On Sept. 17, the Texas Sea Grant College Program at Texas A&M University will celebrate its 50th anniversary. For half a century, the program has supported science and stewardship on the Texas coast by funding coastal and marine research and bringing data-driven resources to coastal communities through its coast-wide extension program.
Texas Sea Grant uses research, outreach, and education programs to benefit the citizens, businesses, and communities of Texas. Its mission is to improve understanding, wise use, and stewardship of Texas’ coastal and ocean resources.
This unique program unites the resources of the federal government, the State of Texas, industry, and universities across the state. It is funded through the National Sea Grant College Program — part of the National Oceanic and Atmospheric Administration (NOAA), the Texas Legislature, and Texas A&M University.
Sea Grant History and Texas A&M University’s Sea Grant Designation
The National Sea Grant College Program modeled its structure after the land grant college program. Established in 1862 by the Morrill Act, land grants allowed states to develop “agriculture and mechanical” colleges. Over time, land grant colleges developed research, extension, and education efforts.
After its inception in the early 1960s by inventor and scientist Dr. Athelstan Spilhaus, the Sea Grant concept quickly gained momentum among academics and influential politicians. Public support and the success of the land grant program inspired passage of the National Sea Grant College Act of 1966, signed into law by President Lyndon B. Johnson.
Texas A&M’s budding program in oceanography and success as a land grant institution made it the natural choice for Sea Grant designation. According to Earl Rudder, former president of Texas A&M, “Designation of Texas A&M recognizes the breadth and quality of the university’s programs in oceanography, coastal engineering, food resources, and related areas.”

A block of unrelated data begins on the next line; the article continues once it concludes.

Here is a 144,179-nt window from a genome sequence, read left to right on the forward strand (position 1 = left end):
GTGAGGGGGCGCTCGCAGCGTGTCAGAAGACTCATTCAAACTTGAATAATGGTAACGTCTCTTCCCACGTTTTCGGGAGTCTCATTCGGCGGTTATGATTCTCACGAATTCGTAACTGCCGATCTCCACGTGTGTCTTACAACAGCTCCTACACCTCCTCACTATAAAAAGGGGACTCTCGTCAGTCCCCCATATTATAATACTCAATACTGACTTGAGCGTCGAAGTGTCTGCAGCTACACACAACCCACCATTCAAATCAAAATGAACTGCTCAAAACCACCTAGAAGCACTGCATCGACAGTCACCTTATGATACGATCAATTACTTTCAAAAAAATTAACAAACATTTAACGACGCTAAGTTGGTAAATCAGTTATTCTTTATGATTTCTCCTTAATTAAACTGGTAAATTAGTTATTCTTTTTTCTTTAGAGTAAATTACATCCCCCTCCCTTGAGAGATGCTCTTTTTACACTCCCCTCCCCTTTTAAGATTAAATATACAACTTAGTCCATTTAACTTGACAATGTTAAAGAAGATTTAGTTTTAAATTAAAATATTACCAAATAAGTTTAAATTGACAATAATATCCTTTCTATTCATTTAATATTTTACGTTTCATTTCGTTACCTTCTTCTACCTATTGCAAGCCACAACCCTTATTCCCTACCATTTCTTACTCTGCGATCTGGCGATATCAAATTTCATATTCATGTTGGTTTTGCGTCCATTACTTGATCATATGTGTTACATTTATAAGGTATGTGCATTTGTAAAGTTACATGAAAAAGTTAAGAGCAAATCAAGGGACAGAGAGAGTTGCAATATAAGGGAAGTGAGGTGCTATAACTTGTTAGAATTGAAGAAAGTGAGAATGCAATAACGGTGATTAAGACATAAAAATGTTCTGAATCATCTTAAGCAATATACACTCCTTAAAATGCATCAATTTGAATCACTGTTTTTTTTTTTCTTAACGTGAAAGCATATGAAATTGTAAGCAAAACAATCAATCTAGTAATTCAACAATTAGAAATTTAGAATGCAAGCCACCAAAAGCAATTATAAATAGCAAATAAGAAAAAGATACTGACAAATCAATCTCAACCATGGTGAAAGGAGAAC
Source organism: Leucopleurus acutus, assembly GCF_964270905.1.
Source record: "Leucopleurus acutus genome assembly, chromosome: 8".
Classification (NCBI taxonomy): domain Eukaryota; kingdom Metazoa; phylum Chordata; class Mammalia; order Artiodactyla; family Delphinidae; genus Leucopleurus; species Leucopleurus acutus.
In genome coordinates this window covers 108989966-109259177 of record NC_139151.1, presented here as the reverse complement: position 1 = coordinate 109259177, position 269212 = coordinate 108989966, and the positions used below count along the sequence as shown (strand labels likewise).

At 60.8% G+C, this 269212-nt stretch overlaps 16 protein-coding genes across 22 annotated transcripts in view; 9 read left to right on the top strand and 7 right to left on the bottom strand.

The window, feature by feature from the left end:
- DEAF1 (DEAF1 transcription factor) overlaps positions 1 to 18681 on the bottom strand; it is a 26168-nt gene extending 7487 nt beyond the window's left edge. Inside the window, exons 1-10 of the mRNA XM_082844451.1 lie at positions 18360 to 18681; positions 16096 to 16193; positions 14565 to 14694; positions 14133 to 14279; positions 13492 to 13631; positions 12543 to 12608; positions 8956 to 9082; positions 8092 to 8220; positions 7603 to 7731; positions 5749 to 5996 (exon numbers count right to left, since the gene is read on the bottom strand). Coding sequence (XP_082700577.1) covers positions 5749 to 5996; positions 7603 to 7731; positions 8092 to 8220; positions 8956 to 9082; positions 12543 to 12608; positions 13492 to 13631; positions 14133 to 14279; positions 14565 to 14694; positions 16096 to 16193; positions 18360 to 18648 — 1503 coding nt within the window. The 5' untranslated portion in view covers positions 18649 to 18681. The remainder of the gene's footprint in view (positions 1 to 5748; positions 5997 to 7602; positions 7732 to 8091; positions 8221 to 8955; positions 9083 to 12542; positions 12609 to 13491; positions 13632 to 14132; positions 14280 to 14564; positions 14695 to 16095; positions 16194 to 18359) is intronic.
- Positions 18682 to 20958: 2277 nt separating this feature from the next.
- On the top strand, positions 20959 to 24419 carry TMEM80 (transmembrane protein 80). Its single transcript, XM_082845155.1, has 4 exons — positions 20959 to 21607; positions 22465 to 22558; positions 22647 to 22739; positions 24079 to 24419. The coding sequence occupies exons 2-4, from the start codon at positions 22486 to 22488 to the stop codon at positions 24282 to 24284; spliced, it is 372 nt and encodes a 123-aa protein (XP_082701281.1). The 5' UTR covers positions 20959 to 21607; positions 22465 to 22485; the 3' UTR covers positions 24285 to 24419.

A significant factor in Texas A&M’s designation as a Sea Grant college was the College of Geosciences, particularly the Department in Oceanography. Established in 1949, the department assisted the State of Texas with emerging challenges in the Gulf of Mexico.
The mission and aspirations of the Sea Grant College Program aligned with the efforts of the College of Geosciences and made the college the ideal home for Texas Sea Grant, where the program resides to this day.
In 1968, the National Science Foundation awarded Texas A&M a $475,000 grant to establish a Sea Grant Program. Then, in 1971, Texas A&M became one of four universities (in addition to Oregon State University, University of Rhode Island, and University of Washington) to be officially designated a Sea Grant University.
Today, there are 34 Sea Grant programs across the United States and its territories.
Serving Texas, Science, and Stewardship
Throughout its history, Texas Sea Grant has funded faculty at Texas universities to study numerous issues significant to the Texas coast and its people. These topics include droughts, floods, fish kills, shrimp diseases, marine debris, oil spills, oyster reef collapse, sea turtle deaths, hurricanes, ocean acidification, and many other emerging issues of concern to Texas coastal communities and economies.
“The early years of Texas Sea Grant focused on building capacity in Texas university academic programs to develop undergraduate and graduate teaching programs and support seminal research,” said Dr. Pamela T. Plotkin, director of Texas Sea Grant. “This grew the research enterprise in the state and launched careers of faculty and trained graduate students in various disciplines from coastal engineering to marine aquaculture.”
Ultimately, the research Texas Sea Grant funds produces necessary information to create tangible solutions, which the program actively helps Texans implement through our outreach and education programs.
50 years after its founding, Texas Sea Grant continues to uphold its commitment. “As we look forward to the next 50 years, Texas’ needs will continue to evolve and so will our adaptation strategies, but our purpose will remain the same,” said Plotkin. “Texas Sea Grant will still look to challenges with optimism and create opportunities that better the lives of Texans.”
Celebrating Sea Grant
The history and current works of Texas Sea Grant are on display in the George Bush Presidential Library and Museum. Information on re-opening and hours of operation can be found at bush41.org.
Anyone interested in learning more about the history of Texas Sea Grant can read the latest issue of Texas Shores magazine and look for #TXSGhistory on social media. Additionally, Texas Sea Grant will host a special Birthday Celebration Seaside Chat webinar on Sept. 17 at 3 p.m. via Zoom, recounting its history with long-time staff. Attendees can register online at tx.ag/TXSGseasidechats.
To celebrate the program’s birthday, Texas Sea Grant asks that individuals support the Texas coast by choosing sustainable seafood, respecting local wildlife, reducing the use of plastic, and making safety a priority at the beach.
Sara Carney, Communications Manager, Texas Sea Grant, firstname.lastname@example.org, 713-435-9585